potent up until the end of the war, long after
the Blue Division had ceased to exist.
Every German regiment included a company
of infantry guns, a weapon missing from the
Spanish Army’s order of the battle.
The volunteers found their 75mm guns very
useful in giving the infantry direct support
and the guns were quite popular wit the division’s
commanders. The 75mm version could be easily
manhandled by foot soldiers and deployed in
the front lines. The heavier 150mm gun lacked
this ability and despite its much heavier
shell weight was used much less by both the
Spanish and their German allies.
Like almost every army on the planet, Spain
used the French-designed Brandt 81mm mortar
and the German version was instantly familiar
to the volunteers. It had good range, portability
and firepower, making it one of the most widely-used
weapons of the 20th century.
The division’s artillery regiment had
a very good reputation; a high proportion
of experienced gunners from the regular army
or with Civil War service made the unit highly
proficient. It had the standard equipment
of a German division’s artillery: three
battalions of the excellent 105mm howitzer
and one of the bigger 150mm version. As heavy
anti-tank guns came later to the Spanish than
to German formations, the 105mm weapons were
used in a front-line anti-tank role much more
often than German doctrine recommended.
Francisco Franco demanded that the Blue Division
give credit to Spanish arms, and to make this
a reality the volunteers had a heavy leavening
of experienced officers. Almost all had to
accept a reduction in grade in order to serve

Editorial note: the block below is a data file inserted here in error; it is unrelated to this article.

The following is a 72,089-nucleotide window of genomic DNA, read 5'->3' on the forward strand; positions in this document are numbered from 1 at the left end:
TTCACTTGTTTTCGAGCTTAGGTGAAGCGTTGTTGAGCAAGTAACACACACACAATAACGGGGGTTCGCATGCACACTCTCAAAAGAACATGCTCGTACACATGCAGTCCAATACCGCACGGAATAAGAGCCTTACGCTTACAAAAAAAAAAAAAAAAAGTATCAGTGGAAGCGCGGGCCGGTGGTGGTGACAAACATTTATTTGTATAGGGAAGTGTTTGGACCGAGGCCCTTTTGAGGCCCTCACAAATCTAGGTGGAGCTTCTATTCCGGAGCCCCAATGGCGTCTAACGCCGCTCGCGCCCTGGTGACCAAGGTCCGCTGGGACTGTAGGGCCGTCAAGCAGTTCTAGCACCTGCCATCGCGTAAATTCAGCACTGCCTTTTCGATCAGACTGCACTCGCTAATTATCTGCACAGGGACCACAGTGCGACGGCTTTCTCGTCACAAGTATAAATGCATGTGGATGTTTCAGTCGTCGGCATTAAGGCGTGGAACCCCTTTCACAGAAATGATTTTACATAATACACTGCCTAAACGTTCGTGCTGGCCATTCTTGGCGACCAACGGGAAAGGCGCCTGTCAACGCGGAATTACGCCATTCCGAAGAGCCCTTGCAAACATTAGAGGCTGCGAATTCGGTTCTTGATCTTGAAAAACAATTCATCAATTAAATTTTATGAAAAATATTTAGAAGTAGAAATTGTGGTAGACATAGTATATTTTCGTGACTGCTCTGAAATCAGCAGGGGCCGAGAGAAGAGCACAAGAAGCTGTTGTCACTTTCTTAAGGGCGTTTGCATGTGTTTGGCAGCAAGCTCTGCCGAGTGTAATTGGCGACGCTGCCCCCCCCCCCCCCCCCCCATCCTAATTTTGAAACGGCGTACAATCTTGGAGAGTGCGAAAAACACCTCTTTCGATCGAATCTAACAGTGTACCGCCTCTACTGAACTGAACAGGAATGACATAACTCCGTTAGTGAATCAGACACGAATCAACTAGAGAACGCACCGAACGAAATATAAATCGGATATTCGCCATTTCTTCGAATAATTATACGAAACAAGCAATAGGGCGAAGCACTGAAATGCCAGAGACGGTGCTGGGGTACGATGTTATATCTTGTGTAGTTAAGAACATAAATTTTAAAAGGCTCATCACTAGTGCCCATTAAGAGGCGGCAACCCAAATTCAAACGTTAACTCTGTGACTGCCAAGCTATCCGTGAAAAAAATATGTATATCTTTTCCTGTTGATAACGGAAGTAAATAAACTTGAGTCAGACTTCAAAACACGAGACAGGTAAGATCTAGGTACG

at the front, though the Spanish army did
give them combat service credit (each month
at the front counted as two months’
service toward their next promotion at home).
Spanish officers of the Blue Division had
considerable combat experience from the Civil
War and represented some of the most highly
motivated soldiers of the regular army; so
much so that a number enlisted as private
soldiers when they could not obtain officers’
In the Blue Division set, the Spanish leaders
are very good; not quite as skilled as the
Germans or Finns of 1941 but much better than
their Romanian or Italian allies. They’re labeled with
Spanish Army ranks; although they wore German
rank insignia and were referred to by these
titles in official communications, Spanish
was the command language in the Blue Division
and these were the titles they used among
themselves. It also makes for much more interesting
pieces. The Spanish leader pieces bear the
Laureate Cross of St. Ferdinand, Spain’s
highest decoration for military valor.
here to order Blue Division now!
Mike Bennighof is president of Avalanche Press and holds a doctorate in history from Emory University. A Fulbright Scholar and award-winning journalist, he has published over 100 books, games and articles on historical subjects.
He lives in Birmingham, Alabama with his wife, three children and his dog, Leopold. Leopold opposes fascism.